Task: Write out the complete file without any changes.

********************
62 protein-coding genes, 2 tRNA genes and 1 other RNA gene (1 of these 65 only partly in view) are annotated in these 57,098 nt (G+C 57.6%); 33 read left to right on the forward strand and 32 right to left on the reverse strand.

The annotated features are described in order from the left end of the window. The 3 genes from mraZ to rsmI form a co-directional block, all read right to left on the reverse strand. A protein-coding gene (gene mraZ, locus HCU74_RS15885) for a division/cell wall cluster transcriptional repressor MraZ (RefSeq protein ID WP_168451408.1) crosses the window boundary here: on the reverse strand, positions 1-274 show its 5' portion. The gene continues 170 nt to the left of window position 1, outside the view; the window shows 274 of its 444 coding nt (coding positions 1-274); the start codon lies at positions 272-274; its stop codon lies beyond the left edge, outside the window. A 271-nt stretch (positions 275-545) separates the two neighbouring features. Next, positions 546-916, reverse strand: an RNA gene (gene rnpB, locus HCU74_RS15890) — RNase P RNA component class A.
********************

62 protein-coding genes, 2 tRNA genes and 1 other RNA gene (1 of these 65 only partly in view) are annotated in these 57,098 nt (G+C 57.6%); 33 read left to right on the forward strand and 32 right to left on the reverse strand.

The annotated features are described in order from the left end of the window. The 3 genes from mraZ to rsmI form a co-directional block, all read right to left on the reverse strand. A protein-coding gene (gene mraZ, locus HCU74_RS15885) for a division/cell wall cluster transcriptional repressor MraZ (RefSeq protein ID WP_168451408.1) crosses the window boundary here: on the reverse strand, positions 1-274 show its 5' portion. The gene continues 170 nt to the left of window position 1, outside the view; the window shows 274 of its 444 coding nt (coding positions 1-274); the start codon lies at positions 272-274; its stop codon lies beyond the left edge, outside the window. A 271-nt stretch (positions 275-545) separates the two neighbouring features. Next, positions 546-916, reverse strand: an RNA gene (gene rnpB, locus HCU74_RS15890) — RNase P RNA component class A.